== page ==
Nevertheless, in an age like the present one, which is proving increasingly responsive to a plurality of critical views, including “post-theory” and “death of theory”, and has accepted the necessity to listen to a polyphony of theoretical voices, the times seem to be ripe for a revaluation of Praz. Being the outcome of a conference on Praz held at Iuav University of Venice in December 2016, Mario Praz: Voice Centre Stage situates itself within this possible, and still germinal, rediscovery of the Italian critic. It aims to introduce his work from multicultural and pluri- and interdisciplinary perspectives that avoid localisms. It also refuses strictly biographical approaches, often based on personal memories and allusive anecdotes concerning Praz’s notorious idiosyncrasies, misanthropy, elitism and bizarre collecting manias, or on his legendary evil eye, all of which may just provoke some tight-lipped smiles and prove sterile when not leading to more complex exegetic operations.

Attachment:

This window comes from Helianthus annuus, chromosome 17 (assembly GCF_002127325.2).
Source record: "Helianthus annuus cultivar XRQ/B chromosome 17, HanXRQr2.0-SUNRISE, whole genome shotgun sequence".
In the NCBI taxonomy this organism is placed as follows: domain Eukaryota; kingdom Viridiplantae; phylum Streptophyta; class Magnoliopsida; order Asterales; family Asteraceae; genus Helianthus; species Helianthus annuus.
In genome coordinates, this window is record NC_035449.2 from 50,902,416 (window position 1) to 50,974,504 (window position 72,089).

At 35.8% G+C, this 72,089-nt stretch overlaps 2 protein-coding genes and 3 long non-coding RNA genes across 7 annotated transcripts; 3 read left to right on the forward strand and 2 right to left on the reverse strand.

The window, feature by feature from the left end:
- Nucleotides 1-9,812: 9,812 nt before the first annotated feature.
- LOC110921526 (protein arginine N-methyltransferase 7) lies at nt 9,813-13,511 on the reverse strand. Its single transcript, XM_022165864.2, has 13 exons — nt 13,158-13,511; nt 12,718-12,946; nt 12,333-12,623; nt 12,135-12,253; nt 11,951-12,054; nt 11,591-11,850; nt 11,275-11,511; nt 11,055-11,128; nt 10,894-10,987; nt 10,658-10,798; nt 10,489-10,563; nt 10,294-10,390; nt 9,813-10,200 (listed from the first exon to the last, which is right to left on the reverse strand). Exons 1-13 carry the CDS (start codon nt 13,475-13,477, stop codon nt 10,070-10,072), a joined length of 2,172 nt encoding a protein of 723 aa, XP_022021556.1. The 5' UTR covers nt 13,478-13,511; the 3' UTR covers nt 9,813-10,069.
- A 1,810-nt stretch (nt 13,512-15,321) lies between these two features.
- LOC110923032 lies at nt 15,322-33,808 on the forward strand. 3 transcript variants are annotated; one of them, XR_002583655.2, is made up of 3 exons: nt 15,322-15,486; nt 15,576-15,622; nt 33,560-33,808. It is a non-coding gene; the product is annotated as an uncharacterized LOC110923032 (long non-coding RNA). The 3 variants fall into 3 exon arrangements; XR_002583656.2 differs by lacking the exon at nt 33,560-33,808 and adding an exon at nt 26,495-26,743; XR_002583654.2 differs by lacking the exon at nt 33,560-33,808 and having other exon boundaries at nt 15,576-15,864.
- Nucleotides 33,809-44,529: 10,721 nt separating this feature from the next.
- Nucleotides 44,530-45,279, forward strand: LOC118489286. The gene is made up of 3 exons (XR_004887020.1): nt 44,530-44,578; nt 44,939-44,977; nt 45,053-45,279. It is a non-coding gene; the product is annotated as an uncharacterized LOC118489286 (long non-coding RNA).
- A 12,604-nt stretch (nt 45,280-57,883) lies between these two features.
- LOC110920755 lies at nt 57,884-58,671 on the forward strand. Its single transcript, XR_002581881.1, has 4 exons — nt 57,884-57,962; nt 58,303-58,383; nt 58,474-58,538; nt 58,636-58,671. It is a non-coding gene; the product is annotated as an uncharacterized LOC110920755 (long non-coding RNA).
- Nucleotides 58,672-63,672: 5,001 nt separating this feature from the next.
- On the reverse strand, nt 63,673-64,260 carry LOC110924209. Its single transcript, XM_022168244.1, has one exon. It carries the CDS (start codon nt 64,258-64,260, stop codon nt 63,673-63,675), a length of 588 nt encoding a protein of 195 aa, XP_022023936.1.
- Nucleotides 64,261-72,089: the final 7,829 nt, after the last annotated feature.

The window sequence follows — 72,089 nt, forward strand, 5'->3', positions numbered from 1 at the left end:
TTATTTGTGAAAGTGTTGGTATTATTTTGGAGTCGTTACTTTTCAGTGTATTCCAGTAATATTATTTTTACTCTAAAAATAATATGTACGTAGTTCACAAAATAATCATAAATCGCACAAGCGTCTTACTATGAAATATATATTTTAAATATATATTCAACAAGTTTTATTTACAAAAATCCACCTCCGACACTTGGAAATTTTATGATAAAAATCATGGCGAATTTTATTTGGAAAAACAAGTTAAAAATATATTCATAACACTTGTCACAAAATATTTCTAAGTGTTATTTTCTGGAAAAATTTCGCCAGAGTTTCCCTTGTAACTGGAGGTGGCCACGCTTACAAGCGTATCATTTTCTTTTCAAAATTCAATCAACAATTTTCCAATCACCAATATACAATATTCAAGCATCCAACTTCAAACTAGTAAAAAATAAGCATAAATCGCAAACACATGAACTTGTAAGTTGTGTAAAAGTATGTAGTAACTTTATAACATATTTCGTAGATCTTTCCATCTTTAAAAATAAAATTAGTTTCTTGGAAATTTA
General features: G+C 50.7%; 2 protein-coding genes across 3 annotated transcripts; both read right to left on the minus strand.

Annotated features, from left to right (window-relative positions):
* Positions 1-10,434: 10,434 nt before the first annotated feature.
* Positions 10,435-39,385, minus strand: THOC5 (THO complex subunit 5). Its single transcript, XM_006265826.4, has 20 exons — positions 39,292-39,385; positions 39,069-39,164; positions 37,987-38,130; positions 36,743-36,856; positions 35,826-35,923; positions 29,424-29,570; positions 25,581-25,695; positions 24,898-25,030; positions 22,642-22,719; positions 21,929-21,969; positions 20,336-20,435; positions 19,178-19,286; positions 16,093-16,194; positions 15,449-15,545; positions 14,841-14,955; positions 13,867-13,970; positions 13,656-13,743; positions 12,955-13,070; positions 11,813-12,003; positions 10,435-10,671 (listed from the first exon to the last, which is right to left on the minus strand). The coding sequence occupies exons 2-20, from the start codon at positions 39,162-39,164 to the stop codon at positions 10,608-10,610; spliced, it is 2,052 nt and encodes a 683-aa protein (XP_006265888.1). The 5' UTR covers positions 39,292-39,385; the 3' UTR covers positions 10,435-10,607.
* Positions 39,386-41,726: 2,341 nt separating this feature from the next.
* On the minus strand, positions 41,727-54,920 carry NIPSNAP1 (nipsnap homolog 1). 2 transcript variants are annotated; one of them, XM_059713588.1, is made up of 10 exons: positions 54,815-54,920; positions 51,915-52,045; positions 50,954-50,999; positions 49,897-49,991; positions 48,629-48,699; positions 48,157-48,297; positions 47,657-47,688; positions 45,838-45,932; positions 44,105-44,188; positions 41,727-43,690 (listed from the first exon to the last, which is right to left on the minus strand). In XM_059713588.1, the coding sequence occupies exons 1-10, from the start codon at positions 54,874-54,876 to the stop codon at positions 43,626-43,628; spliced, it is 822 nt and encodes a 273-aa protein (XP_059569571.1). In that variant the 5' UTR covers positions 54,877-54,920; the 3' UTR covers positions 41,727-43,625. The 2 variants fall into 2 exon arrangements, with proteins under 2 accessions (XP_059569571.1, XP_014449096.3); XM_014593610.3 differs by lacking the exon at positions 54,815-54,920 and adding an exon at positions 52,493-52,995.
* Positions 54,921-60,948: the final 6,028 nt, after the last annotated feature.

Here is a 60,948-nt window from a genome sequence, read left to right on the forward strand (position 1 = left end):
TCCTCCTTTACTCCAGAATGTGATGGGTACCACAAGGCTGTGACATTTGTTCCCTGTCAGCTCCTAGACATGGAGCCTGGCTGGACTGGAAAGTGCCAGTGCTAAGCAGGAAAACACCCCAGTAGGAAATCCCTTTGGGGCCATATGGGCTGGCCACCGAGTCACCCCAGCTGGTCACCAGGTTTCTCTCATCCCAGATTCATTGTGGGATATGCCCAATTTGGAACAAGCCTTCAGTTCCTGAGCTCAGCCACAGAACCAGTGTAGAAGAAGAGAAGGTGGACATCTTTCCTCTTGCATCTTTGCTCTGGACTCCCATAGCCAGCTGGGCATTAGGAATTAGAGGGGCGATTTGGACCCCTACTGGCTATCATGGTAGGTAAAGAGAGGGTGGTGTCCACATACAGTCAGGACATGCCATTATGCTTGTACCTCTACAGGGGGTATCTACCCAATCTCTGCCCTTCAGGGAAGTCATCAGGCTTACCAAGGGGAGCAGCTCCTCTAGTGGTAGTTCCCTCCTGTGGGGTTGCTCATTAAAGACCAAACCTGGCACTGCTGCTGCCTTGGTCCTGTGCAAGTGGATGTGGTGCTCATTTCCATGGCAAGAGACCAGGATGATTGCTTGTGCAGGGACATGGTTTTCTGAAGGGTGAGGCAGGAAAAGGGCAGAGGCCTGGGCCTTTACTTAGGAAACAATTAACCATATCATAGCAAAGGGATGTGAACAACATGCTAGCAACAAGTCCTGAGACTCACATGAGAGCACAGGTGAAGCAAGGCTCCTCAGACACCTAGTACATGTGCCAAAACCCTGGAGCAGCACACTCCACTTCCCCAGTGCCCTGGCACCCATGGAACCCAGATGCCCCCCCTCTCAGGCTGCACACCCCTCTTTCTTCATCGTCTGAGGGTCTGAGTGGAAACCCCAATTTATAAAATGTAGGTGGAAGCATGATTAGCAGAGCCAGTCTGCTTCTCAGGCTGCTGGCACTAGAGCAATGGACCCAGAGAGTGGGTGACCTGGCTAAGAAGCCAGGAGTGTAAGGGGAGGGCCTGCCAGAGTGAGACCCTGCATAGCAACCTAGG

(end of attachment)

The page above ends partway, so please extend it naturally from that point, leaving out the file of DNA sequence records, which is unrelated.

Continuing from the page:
Mario Praz: Voice Centre Stage attempts to bridge a substantial critical gap. It brings together different perspectives and disciplines in order to offer a clearer image of Praz as not only a man of letters and art collector but also as a critic of art and architecture, literary and cultural theorist, travel writer, photography and cinema enthusiast and innovator in print culture. The volume consequently assesses Praz’s uncommon familiarity with different literary genres (critical essay, (auto)biography, travel writing, fiction, journal article, etc.), as well as the interartistic and interdisciplinary practices that are embedded in his work. The essays also examine Praz’s possible legacy on Postmodern and cosmopolitan approaches to criticism, along with his committed redefinition of ← 25 | 26 → cultural boundaries and debunking of cultural misconceptions. The contributors to this volume, who specialise in different branches of the humanities, open new areas of research and suggest new interpretations, thus broadening and revitalising discourses around Praz.